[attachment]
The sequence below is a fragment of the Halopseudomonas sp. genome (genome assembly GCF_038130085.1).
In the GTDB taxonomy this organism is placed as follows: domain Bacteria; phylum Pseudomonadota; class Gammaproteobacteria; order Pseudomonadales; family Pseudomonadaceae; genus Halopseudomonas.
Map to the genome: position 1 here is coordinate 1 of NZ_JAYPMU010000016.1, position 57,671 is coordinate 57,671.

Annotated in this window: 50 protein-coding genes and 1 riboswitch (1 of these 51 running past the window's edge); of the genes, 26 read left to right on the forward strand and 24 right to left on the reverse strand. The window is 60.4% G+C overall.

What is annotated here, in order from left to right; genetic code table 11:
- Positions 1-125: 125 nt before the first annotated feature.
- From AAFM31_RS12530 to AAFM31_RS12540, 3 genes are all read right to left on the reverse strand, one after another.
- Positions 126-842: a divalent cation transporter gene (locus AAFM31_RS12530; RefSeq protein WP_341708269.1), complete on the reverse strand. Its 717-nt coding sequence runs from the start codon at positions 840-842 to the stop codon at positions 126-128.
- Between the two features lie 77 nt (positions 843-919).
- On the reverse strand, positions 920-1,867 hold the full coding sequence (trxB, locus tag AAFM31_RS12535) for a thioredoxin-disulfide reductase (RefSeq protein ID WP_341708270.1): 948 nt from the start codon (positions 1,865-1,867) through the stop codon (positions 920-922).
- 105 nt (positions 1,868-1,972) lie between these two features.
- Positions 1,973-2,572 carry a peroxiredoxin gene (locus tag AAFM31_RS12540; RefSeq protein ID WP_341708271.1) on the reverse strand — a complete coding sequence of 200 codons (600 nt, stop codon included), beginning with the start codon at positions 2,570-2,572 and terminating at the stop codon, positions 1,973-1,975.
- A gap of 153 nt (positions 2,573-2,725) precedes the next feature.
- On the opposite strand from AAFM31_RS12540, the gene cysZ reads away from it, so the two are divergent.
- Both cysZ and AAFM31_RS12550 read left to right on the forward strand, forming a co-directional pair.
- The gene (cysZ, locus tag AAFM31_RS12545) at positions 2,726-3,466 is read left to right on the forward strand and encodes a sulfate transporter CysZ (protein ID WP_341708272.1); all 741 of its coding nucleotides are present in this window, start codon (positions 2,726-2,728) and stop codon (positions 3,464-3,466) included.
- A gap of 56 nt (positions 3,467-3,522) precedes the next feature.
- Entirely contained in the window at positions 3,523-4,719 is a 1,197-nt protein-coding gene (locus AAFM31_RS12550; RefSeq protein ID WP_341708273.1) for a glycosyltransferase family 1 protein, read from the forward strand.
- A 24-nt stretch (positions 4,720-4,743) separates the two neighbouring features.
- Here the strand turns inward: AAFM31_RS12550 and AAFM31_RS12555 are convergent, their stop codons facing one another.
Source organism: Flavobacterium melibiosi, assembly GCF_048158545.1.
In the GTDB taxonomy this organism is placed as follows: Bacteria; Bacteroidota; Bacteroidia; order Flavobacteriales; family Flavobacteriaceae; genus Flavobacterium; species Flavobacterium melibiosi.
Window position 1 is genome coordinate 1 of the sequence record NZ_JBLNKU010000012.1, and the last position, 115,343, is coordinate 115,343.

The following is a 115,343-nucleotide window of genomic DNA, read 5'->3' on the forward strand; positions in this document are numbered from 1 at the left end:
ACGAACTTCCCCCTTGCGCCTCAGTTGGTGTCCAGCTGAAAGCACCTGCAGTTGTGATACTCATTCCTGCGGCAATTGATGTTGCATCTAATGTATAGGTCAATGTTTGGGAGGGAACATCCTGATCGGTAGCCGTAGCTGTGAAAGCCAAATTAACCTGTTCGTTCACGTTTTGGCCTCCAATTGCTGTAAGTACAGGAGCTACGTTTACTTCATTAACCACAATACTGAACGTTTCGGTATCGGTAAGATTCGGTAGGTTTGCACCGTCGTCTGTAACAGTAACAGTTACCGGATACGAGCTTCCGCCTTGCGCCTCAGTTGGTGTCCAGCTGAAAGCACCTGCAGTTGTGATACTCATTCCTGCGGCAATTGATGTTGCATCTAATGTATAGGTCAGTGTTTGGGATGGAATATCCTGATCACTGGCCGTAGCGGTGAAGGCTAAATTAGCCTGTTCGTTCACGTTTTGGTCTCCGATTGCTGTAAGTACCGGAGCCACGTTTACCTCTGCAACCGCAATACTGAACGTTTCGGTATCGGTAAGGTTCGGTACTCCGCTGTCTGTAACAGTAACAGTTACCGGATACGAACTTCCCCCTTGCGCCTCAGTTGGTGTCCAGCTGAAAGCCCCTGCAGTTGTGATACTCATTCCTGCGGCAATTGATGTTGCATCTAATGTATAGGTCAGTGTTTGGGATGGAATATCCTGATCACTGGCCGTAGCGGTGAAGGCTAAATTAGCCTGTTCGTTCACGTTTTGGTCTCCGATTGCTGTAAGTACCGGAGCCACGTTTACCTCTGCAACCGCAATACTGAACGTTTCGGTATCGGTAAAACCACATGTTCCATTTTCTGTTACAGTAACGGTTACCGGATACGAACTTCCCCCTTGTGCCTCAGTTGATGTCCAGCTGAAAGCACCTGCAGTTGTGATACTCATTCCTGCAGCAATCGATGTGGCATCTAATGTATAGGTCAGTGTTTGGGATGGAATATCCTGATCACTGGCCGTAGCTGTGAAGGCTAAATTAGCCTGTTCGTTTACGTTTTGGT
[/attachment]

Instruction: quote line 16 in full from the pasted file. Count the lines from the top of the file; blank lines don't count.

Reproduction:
- The gene (cysZ, locus tag AAFM31_RS12545) at positions 2,726-3,466 is read left to right on the forward strand and encodes a sulfate transporter CysZ (protein ID WP_341708272.1); all 741 of its coding nucleotides are present in this window, start codon (positions 2,726-2,728) and stop codon (positions 3,464-3,466) included.